- Mr Price is buying Yuppiechef in a deal worth almost half a billion rand - in cash.
- A US hedge fund owns a minority stake in the online retailer, but the main beneficiaries are thought to be the company's three directors.
- The two founders started Yuppiechef on the side in 2006, and it took years before they earned money from it.
- For more articles, go to www.BusinessInsider.co.za.
After starting Yuppiechef in a lounge in a middle-class Cape Town suburb, and waiting years for it to take off, the founders of the retailer have finally hit a massive pay day.
The retailer said it will pay approximately 1% of its market capitalisation for Yuppiechef. Mr Price's market cap before the announcement was almost R47 billion, which means it will buy Yuppiechef for roughly R470 million. In cash.
The $50 billion US hedge fund Tiger Global Management, which bought a minority stake in Yuppiechef in two transactions, in 2011 and in 2013, will receive some of the money. Tiger has not disclosed the size of its stake in Yuppiechef. (Tiger invested $100 million in Takealot in 2014, selling the stake four years later to Naspers.)
The three other main beneficiaries of the deal are the only directors of Yuppiechef: Andrew Smith and Shane Dryden, who founded Yuppiechef, and Paul Galatis.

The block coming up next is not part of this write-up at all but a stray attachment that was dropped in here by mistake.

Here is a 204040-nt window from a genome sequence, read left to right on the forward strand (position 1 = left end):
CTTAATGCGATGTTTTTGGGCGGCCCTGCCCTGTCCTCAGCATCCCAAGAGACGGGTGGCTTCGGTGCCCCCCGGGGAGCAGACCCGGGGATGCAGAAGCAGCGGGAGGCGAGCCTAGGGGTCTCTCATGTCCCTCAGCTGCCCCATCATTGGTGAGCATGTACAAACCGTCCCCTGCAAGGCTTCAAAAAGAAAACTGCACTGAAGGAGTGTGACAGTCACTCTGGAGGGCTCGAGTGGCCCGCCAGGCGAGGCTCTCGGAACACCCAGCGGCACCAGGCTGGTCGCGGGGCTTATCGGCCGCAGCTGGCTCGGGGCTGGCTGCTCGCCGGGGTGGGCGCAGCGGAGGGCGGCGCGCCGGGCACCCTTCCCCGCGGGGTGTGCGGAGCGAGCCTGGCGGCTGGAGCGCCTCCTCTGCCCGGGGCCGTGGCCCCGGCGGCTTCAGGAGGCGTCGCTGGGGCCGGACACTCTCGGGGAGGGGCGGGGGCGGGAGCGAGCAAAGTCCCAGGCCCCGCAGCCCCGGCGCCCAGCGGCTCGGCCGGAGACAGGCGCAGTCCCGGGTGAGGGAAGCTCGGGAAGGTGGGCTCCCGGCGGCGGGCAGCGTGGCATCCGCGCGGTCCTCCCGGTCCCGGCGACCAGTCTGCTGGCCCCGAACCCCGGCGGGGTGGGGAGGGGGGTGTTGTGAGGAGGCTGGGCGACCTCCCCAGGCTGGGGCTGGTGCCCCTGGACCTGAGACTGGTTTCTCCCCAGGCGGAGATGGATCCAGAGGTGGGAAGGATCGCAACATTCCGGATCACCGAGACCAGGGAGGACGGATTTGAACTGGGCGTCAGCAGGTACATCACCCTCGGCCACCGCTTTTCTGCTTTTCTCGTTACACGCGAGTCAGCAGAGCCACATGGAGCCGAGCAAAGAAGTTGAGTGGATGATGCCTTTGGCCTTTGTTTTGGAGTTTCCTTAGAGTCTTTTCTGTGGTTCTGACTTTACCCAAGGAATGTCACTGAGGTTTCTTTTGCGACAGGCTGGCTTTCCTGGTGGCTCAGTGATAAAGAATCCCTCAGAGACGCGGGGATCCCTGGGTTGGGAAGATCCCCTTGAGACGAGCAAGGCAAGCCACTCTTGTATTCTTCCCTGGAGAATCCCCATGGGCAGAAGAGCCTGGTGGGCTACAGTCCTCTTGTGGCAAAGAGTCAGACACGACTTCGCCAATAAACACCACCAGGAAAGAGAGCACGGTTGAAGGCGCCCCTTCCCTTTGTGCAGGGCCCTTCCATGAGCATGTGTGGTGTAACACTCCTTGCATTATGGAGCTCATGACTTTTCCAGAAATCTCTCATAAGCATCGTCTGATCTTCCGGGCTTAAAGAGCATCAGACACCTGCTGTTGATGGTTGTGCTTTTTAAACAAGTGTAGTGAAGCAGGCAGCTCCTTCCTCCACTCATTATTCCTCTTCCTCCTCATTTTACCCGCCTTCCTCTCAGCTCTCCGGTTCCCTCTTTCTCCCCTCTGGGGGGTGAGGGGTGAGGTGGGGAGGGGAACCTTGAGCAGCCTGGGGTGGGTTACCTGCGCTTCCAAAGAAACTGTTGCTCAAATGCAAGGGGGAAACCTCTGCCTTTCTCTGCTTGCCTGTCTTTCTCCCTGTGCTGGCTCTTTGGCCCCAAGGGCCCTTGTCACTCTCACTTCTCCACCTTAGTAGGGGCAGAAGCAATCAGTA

Here’s what we know about them:
Smith matriculated from Hilton College in 1998, receiving the school’s highest academic marks in his year. He started to do a degree in computer science, but quit after a couple of months to become lead programmer at a Pietermaritzburg-based tech firm.
After moving to Cape Town, he became friends with Dryden, and they later started a web development agency together called LiveAlchemy.
On the side, they started to sell all kinds of products online – starting with an electrified racquet that killed flies, the first product they ever sold (bought by Smith’s mom). They moved on to sell flags and, eventually, started exploring the idea of selling kitchen tools from a single site.